Cardinal O'Brien's Easter Message.
In his Easter Sunday Homily to be delivered in St. Mary's Cathedral in Edinburgh on Sunday 27 March, Cardinal Keith O'Brien claims society has lost sight of the sacred nature of human life.
He draws attention to threats to life, spanning; life unborn, life unfulfilled and life usurped. He describes this week's Parliamentary report on embryo research as a "development which would lead to even more destruction of human life" but points out that the MP's who prepared it will shortly face the electorate and should, like all candidates, be quizzed on life issues.
Cardinal O'Brien concludes with a call for the promotion of the life issues he describes, saying;
"May we all continue to preach that Gospel of life by our words and by our actions “ as we value more and more life unborn, life unfulfilled, and life usurped in our own journeys towards life unending in the company of our Risen Lord Jesus Christ."
Note: The full text of the homily is shown below.
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EASTER MESSAGE OF CARDINAL KEITH PATRICK O BRIEN
PREACHED IN ST MARY S CATHEDRAL, EDINBURGH
EASTER SUNDAY : SUNDAY 27 MARCH 2005
After our Holy Week commemoration of the Passion and Death of Jesus Christ, today we celebrate the glory of his Resurrection from the dead. Those who listened to the teaching of Jesus Christ while he was on earth were able to say: He said while he was still alive “ after three days I shall rise again . And those followers of his who saw the empty tomb said to one another: He has risen as he said .
The Resurrection of Christ is fundamental to our Christian belief. In believing that Jesus Christ rose from the dead, we also believe that we are called to a new life and called to ensure that others have the opportunity of a ˜new life also.
In his ENCYCLICAL LETTER EVANGELIUM VITAE, Pope John Paul II describes life as; a sacred reality entrusted to us, to be preserved with a sense of responsibility and brought to perfection in love and in the gift of ourselves to God and to our brothers and sisters.
Sadly, too many of our fellow human beings fail to recognize that sacred reality and so we live today in societies where what the Pope has described as a culture of death flourishes and grows.
As long ago as 1965, the year in which I was ordained a priest for this Archdiocese, the Bishops at the Second Vatican Council in their PASTORAL CONSTITUTION ON THE CHURCH IN THE MODERN WORLD, GAUDIUM ET SPES addressed the many threats to life that existed then, when they said:
Whatever is opposed to life itself, such as any type of murder, genocide, abortion, euthanasia or wilful self-destruction, whatever violates the integrity of the human person, such as mutilation, torments inflicted on body or mind, attempts to coerce the will itself; whatever insults human dignity, such as subhuman living conditions, arbitrary imprisonment, deportation, slavery, prostitution, the selling of women and children; as well as disgraceful working conditions, where men are treated as mere tools for profit, rather than as free and responsible persons; all these things and others of their like are infamies indeed. They poison human society ¦. they are (a) supreme dishonour to the Creator.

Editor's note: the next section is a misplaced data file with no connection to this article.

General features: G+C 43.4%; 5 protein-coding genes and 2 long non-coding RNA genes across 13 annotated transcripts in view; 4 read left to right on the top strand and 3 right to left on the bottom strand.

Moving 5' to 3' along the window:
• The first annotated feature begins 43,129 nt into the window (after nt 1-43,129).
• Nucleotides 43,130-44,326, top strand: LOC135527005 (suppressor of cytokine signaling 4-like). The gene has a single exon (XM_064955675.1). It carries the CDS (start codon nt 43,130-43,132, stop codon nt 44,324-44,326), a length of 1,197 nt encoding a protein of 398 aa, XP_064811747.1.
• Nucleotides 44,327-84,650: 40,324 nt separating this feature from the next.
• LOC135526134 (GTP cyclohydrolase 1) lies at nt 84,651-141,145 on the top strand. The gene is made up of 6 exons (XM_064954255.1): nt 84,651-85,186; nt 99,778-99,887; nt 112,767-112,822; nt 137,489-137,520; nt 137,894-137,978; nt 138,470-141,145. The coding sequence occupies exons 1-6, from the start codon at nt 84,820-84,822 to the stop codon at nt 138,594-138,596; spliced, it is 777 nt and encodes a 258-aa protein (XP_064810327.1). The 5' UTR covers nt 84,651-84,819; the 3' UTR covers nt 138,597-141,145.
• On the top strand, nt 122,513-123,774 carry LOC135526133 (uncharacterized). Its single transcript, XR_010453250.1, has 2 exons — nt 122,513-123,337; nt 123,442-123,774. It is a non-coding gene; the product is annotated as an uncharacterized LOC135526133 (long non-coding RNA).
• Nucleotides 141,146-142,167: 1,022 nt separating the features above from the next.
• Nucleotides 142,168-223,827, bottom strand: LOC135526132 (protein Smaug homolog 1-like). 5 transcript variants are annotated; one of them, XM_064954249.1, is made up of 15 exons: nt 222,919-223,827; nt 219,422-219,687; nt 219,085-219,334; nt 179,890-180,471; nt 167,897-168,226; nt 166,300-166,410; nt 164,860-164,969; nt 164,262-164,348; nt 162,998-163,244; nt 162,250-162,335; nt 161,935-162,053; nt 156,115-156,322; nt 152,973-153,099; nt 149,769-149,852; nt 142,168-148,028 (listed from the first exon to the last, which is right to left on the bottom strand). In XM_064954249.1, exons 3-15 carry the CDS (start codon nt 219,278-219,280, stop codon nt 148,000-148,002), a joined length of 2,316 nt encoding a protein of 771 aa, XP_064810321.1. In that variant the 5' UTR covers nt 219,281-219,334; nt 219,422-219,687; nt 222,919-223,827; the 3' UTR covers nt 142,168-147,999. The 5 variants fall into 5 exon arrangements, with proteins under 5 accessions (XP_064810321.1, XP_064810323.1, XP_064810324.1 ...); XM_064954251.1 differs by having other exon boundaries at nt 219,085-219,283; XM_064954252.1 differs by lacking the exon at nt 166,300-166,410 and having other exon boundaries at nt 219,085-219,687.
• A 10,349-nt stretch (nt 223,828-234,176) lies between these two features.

These prophetic words remind us of the many threats to life we face today, to:
LIFE UNBORN, LIFE UNFULFILLED AND LIFE USURPED
We think at this time of life at its most fragile “ within the womb.
At this present time there is a growing debate in our country “ not about the teaching of the Catholic Church with regard to ending abortion completely, but rather as to whether or not there should be a reduction in the time limit for abortions from 24 weeks to 20 weeks. It is apparent that the moral values of our entire society are called into question by the practice of abortion “ because it is permitted, our laws and medical practice conspire to debase the value of human life and contrary to all logic to allow life at its most defenceless to be attacked and destroyed.
While I appeal for the ending of all abortion, I acknowledge with Pope John Paul II that it is indeed legitimate to make an imperfect choice where the object of that choice is the preservation of the lives of unborn aged between 20 and 24 weeks and so I endorse moves to bring about such reductions.
Unborn life has only this week been subject to further threats with the publication of a controversial House of Commons Science and Technology Committee report. MP s said that gender selection and embryo experiments should be permitted “ developments which would lead to even more destruction of human life. Interestingly, five MPs did not attend the meeting where the report was passed, and have called the final report "unbalanced". I welcome their dissent and remind all that not just these five MP s, but every Member of Parliament will shortly face the electorate. The forthcoming election provides an important opportunity for all Catholics to play a part in shaping the values which will direct our political activity. I urge you all to question your prospective candidates on these issues and demand that the defence of life is placed at the top of the political agenda.